collage. There is something almost magical about images fashioned from
things which were once something else – magazine pages,
toffee wrappers, found objects, mummy’s old sari. I like to think that
each piece of a collage brings with it its own history, its own story
blending silently into the one being illustrated. And, given how engulfed we are these days by sophisticated, digitally enhanced images, the quiet, wholesome charms of hand crafted art are a refreshing
by the wheat fields. Along comes the village bully, Kaka, intending to
snack on her eggs. Quick thinking Munni agrees, but asks Kaka to go wash
his beak first. Silly Kaka, who is very vain about his appearance, is
upset by the idea of not looking his best and agrees. Only, things
going to be as simple as that, are they? He asks the stream for water
to wash himself, only to be told to fetch a cup first. So he goes to the
potter for a cup, only to be told to fetch some mud. And the fields are
baked hard in the summer sun, so Kaka needs a sharp tool to dig up the
mud. And so on, until Kaka learns a painful lesson.
I enjoyed the rich, vibrant colours of the illustrations in this book, and the innovative way scale has been played with. The lively mix of textures, prints and colours makes each page a pleasure to pore over, even rub with your fingers. I did feel sorry for poor Kaka, though!
‘Swoosh!’ A piece of paper floats in through the window, and Manju nearly throws it away. But in walks Wasim and, in his hands, the crumpled ball of paper becomes a ball. Then Syeda picks it up and, voila! The ball of paper is now a lollipop, like the ones she will sell one day when she has her own sweet shop. But now Bittu walks in and the lollipop is transformed ..again!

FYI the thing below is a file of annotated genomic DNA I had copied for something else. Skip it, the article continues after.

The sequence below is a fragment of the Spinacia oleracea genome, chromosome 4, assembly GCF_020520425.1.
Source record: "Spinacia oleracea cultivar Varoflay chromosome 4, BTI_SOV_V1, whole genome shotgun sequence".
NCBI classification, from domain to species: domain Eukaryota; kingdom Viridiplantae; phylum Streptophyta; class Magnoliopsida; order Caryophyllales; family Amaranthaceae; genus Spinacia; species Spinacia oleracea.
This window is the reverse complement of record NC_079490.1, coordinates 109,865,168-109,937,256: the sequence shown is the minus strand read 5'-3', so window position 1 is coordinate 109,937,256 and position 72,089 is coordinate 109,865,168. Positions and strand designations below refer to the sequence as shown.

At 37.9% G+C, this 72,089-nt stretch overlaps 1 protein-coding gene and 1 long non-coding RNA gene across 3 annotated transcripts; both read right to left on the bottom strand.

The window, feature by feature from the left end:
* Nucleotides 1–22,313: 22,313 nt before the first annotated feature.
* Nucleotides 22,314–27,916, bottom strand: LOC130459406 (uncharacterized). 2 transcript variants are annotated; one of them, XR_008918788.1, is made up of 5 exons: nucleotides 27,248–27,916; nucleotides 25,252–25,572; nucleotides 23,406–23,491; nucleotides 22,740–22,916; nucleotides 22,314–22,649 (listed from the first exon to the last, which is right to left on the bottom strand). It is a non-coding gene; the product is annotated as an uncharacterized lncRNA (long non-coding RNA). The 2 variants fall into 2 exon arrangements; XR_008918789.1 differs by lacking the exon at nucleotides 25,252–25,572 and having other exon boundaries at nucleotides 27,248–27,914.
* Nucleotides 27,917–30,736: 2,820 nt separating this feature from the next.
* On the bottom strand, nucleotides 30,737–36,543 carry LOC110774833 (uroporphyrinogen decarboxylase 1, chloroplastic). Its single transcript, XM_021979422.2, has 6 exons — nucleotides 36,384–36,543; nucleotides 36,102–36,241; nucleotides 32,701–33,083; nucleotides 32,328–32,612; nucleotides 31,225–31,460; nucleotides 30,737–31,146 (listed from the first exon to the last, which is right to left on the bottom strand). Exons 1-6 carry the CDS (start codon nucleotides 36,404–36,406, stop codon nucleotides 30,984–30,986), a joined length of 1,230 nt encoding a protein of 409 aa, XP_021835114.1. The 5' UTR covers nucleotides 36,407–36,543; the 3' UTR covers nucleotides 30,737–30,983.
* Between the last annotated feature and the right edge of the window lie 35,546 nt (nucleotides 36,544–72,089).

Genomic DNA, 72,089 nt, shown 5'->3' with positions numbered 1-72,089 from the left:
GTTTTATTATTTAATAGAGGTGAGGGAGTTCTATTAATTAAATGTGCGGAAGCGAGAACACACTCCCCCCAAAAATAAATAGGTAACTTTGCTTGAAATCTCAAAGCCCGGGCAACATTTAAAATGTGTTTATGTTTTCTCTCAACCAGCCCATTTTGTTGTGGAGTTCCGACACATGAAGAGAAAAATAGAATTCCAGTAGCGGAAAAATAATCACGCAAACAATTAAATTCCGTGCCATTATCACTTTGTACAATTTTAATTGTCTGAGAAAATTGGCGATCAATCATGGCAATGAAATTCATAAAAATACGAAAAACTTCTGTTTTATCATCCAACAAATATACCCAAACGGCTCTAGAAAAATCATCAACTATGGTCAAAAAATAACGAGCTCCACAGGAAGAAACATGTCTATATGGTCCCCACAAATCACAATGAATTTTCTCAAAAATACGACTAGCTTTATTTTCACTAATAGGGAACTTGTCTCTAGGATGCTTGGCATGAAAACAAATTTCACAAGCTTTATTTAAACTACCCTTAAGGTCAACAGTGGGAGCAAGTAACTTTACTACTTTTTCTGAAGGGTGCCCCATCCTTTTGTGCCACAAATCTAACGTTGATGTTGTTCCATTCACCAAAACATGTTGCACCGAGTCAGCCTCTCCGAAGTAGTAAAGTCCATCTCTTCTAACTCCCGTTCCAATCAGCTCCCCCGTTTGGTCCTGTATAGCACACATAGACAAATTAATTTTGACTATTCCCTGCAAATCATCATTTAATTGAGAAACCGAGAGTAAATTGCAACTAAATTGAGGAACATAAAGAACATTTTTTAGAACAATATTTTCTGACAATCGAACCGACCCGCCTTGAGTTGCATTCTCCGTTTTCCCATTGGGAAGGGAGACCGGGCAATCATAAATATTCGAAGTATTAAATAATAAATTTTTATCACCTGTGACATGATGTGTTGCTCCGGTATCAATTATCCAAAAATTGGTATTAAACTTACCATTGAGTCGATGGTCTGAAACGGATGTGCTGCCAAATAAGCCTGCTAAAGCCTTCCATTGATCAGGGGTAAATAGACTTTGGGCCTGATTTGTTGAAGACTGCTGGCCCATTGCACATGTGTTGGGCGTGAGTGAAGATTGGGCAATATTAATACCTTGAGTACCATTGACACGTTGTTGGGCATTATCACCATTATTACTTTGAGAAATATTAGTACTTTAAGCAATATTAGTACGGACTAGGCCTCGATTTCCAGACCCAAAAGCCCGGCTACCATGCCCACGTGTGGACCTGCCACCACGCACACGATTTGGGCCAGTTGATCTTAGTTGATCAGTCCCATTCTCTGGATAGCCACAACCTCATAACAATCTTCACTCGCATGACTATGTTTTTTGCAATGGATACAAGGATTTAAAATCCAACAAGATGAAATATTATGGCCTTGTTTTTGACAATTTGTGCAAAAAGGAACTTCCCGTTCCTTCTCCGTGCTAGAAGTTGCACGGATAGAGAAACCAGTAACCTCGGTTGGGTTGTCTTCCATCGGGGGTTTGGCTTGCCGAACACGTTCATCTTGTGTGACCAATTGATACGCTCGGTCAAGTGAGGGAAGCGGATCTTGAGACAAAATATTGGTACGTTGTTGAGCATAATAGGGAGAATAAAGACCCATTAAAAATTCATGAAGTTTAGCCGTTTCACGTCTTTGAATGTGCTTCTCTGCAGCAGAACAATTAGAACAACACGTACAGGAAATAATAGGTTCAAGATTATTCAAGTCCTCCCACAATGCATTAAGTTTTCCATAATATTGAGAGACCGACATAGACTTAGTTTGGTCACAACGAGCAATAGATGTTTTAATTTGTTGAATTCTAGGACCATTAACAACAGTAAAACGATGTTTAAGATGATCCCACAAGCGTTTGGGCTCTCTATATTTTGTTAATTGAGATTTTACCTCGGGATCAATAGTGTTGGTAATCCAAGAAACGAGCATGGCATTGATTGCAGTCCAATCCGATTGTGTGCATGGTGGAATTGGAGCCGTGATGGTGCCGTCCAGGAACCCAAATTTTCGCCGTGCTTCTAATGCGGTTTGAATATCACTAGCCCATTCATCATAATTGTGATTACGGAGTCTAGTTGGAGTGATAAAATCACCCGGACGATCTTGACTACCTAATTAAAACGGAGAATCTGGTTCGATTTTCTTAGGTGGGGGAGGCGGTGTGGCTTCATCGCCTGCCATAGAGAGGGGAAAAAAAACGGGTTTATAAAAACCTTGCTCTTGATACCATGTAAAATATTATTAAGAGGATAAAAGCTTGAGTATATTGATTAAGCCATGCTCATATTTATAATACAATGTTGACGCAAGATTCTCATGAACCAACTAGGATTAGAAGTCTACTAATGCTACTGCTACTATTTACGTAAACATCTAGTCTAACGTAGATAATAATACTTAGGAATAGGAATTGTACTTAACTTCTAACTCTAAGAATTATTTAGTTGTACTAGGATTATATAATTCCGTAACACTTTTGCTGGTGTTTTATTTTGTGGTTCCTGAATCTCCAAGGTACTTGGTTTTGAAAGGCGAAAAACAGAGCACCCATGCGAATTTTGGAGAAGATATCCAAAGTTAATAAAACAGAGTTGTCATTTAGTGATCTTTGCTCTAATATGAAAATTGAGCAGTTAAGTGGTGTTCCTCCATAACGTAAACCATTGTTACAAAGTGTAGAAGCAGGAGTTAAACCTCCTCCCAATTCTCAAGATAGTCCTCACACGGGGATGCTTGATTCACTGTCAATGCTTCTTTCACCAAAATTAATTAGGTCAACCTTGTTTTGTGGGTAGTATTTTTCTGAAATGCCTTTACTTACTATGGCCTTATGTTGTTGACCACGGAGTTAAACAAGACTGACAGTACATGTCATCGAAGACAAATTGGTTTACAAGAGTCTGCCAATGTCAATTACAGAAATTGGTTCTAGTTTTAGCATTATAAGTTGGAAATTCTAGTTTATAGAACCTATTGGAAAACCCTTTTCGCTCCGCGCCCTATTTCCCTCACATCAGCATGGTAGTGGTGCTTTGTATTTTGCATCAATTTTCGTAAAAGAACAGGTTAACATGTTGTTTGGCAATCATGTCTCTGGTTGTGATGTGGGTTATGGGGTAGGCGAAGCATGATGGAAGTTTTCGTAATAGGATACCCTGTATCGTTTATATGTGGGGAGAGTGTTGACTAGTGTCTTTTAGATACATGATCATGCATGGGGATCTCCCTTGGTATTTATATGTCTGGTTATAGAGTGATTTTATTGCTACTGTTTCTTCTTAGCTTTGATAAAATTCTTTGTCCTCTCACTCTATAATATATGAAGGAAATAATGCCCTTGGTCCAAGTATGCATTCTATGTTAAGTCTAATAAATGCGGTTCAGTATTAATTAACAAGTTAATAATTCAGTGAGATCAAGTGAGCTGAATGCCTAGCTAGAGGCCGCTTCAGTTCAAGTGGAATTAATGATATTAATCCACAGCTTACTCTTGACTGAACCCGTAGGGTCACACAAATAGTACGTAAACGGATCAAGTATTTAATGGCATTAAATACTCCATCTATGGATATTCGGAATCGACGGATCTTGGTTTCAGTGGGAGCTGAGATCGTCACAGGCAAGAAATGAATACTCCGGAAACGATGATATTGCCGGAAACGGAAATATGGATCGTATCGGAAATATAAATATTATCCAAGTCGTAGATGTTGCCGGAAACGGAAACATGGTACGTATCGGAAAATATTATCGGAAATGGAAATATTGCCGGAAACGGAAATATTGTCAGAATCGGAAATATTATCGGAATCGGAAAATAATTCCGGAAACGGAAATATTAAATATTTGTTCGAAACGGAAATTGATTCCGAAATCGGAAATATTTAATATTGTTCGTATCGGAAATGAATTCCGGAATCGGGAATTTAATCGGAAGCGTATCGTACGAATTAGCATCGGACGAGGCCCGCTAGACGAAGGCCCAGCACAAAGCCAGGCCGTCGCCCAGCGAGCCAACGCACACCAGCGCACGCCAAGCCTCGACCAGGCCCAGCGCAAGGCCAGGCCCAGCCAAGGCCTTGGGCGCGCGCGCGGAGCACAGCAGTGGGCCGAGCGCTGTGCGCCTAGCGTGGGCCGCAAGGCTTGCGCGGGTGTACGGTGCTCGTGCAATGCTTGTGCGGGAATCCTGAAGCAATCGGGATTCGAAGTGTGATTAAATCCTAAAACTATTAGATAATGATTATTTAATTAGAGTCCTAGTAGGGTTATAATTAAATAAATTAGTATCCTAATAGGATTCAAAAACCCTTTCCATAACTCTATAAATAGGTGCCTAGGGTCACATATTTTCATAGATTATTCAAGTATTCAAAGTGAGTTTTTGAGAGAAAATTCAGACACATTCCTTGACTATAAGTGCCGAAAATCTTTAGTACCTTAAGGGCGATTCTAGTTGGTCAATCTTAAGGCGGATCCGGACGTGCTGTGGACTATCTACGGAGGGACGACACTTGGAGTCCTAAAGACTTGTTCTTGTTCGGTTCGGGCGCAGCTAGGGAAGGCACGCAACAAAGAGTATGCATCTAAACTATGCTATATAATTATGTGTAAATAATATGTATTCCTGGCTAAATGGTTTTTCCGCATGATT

Paper Play celebrates that greatest of childhood toys – the imagination. The simplest of things – a piece of paper – sets Manju and her friends off on an imaginative journey, with each one taking turns to conjure up clever interpretations of the paper . In keeping with the whimsical theme, the illustrations too make inventive use of paper scraps. Shredded noodles of paper become the children’s hair; flowers bloom out of newspaper sheets; pieces of coloured paper become clouds, trees, windows, birds – even a hungry little donkey!
This book could be a good introduction to paper craft for young readers. The book ends with a page of instructions to turn a square of paper into a little hut – an easy introduction to origami. I also liked its subtle environmental message – don’t throw stuff away, it just might have a second life as something else. Like a whole book !